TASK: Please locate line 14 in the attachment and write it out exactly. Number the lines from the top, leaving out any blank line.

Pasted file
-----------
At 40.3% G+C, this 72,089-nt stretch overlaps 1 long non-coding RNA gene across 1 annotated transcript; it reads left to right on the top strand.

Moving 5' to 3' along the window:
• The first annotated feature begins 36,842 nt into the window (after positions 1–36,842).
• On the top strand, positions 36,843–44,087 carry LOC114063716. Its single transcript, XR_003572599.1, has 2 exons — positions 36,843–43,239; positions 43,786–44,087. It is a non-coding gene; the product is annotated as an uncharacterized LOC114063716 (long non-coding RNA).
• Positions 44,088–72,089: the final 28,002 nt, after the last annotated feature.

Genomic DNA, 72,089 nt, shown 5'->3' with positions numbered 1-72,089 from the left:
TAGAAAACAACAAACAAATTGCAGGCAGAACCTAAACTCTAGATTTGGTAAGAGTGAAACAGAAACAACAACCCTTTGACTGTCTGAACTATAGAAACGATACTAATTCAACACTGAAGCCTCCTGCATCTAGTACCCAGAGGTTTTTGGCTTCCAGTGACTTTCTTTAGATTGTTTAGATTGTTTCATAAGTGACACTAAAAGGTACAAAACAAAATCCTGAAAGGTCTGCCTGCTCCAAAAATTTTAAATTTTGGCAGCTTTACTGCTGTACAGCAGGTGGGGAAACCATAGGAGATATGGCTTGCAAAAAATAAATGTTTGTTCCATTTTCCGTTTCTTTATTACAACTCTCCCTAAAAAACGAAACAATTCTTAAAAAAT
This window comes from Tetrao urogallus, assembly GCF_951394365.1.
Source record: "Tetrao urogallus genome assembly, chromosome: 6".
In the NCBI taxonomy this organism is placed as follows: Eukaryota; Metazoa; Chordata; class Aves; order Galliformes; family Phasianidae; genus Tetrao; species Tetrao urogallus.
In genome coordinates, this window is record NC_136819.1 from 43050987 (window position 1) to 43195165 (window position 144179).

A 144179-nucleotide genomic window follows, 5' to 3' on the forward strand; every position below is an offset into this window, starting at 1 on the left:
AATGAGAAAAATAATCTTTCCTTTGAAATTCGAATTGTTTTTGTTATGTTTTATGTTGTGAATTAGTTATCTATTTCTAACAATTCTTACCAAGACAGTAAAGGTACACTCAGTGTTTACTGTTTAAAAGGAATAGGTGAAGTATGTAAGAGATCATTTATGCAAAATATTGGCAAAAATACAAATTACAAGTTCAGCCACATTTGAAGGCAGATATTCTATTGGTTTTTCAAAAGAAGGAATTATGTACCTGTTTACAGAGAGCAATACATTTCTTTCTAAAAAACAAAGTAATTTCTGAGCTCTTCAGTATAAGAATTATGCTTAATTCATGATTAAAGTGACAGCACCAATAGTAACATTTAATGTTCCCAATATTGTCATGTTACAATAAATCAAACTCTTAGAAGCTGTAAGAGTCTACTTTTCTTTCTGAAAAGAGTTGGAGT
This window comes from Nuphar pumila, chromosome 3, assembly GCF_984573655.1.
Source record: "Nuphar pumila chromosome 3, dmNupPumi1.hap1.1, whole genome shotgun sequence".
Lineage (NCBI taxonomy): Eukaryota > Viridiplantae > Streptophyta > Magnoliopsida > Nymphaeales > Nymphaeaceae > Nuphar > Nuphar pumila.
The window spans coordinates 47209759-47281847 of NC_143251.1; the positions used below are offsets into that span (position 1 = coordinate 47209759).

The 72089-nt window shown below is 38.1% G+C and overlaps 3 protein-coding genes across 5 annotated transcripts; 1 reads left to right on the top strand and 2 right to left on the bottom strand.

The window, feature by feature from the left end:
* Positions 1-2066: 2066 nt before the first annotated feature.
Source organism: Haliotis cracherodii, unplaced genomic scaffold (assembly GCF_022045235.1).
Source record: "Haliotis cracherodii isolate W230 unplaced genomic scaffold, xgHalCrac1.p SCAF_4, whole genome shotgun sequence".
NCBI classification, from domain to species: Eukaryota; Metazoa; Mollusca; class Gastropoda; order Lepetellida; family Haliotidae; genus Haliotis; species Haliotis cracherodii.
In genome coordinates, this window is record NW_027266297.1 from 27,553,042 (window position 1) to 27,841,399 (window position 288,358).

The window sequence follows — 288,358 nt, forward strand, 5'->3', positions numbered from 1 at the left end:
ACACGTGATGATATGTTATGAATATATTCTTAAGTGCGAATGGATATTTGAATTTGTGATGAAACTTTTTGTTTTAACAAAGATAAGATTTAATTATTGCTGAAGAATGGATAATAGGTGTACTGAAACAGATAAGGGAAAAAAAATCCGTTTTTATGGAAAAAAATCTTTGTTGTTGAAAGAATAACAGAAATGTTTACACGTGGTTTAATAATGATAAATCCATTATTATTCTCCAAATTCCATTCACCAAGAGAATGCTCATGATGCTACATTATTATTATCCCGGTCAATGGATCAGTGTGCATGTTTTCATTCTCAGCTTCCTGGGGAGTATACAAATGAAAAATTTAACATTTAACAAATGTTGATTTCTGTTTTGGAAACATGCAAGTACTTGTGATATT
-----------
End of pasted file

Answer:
This window comes from Nuphar pumila, chromosome 3, assembly GCF_984573655.1.